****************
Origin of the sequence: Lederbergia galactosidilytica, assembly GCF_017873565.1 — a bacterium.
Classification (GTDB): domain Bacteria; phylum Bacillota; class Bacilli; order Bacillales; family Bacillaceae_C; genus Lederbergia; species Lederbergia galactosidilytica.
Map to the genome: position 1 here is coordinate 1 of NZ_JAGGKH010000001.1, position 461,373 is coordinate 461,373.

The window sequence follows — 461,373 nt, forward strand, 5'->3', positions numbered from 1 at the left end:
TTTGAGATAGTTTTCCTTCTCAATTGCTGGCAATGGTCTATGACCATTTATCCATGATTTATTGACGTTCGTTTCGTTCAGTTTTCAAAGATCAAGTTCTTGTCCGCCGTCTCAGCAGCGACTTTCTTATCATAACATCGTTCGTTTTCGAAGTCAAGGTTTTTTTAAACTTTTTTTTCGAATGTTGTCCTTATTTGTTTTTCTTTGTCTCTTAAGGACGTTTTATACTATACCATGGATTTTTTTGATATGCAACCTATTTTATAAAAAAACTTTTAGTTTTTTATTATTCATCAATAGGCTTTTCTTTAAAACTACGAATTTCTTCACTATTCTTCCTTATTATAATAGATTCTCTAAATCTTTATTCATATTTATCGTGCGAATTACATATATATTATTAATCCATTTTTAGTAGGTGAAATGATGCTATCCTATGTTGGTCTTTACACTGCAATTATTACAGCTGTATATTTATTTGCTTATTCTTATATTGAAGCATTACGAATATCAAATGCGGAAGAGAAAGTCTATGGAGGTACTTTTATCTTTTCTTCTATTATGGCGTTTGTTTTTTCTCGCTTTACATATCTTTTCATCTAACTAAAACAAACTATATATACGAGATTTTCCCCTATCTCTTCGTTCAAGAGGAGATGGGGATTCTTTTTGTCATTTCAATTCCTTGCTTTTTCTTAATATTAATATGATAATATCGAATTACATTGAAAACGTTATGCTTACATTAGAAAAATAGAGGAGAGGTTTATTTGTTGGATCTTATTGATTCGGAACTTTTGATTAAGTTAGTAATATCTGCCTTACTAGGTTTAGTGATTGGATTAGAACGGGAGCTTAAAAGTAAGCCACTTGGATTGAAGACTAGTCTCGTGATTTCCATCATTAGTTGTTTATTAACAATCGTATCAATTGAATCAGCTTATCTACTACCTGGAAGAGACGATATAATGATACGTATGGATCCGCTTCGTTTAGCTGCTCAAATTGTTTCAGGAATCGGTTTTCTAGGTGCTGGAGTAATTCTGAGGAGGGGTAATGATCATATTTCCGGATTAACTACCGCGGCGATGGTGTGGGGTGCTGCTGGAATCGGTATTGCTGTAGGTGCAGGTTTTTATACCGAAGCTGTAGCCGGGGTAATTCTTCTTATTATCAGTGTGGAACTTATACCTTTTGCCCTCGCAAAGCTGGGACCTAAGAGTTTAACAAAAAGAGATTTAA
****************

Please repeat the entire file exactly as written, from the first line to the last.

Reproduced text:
Origin of the sequence: Lederbergia galactosidilytica, assembly GCF_017873565.1 — a bacterium.
Classification (GTDB): domain Bacteria; phylum Bacillota; class Bacilli; order Bacillales; family Bacillaceae_C; genus Lederbergia; species Lederbergia galactosidilytica.
Map to the genome: position 1 here is coordinate 1 of NZ_JAGGKH010000001.1, position 461,373 is coordinate 461,373.

The window sequence follows — 461,373 nt, forward strand, 5'->3', positions numbered from 1 at the left end:
TTTGAGATAGTTTTCCTTCTCAATTGCTGGCAATGGTCTATGACCATTTATCCATGATTTATTGACGTTCGTTTCGTTCAGTTTTCAAAGATCAAGTTCTTGTCCGCCGTCTCAGCAGCGACTTTCTTATCATAACATCGTTCGTTTTCGAAGTCAAGGTTTTTTTAAACTTTTTTTTCGAATGTTGTCCTTATTTGTTTTTCTTTGTCTCTTAAGGACGTTTTATACTATACCATGGATTTTTTTGATATGCAACCTATTTTATAAAAAAACTTTTAGTTTTTTATTATTCATCAATAGGCTTTTCTTTAAAACTACGAATTTCTTCACTATTCTTCCTTATTATAATAGATTCTCTAAATCTTTATTCATATTTATCGTGCGAATTACATATATATTATTAATCCATTTTTAGTAGGTGAAATGATGCTATCCTATGTTGGTCTTTACACTGCAATTATTACAGCTGTATATTTATTTGCTTATTCTTATATTGAAGCATTACGAATATCAAATGCGGAAGAGAAAGTCTATGGAGGTACTTTTATCTTTTCTTCTATTATGGCGTTTGTTTTTTCTCGCTTTACATATCTTTTCATCTAACTAAAACAAACTATATATACGAGATTTTCCCCTATCTCTTCGTTCAAGAGGAGATGGGGATTCTTTTTGTCATTTCAATTCCTTGCTTTTTCTTAATATTAATATGATAATATCGAATTACATTGAAAACGTTATGCTTACATTAGAAAAATAGAGGAGAGGTTTATTTGTTGGATCTTATTGATTCGGAACTTTTGATTAAGTTAGTAATATCTGCCTTACTAGGTTTAGTGATTGGATTAGAACGGGAGCTTAAAAGTAAGCCACTTGGATTGAAGACTAGTCTCGTGATTTCCATCATTAGTTGTTTATTAACAATCGTATCAATTGAATCAGCTTATCTACTACCTGGAAGAGACGATATAATGATACGTATGGATCCGCTTCGTTTAGCTGCTCAAATTGTTTCAGGAATCGGTTTTCTAGGTGCTGGAGTAATTCTGAGGAGGGGTAATGATCATATTTCCGGATTAACTACCGCGGCGATGGTGTGGGGTGCTGCTGGAATCGGTATTGCTGTAGGTGCAGGTTTTTATACCGAAGCTGTAGCCGGGGTAATTCTTCTTATTATCAGTGTGGAACTTATACCTTTTGCCCTCGCAAAGCTGGGACCTAAGAGTTTAACAAAAAGAGATTTAA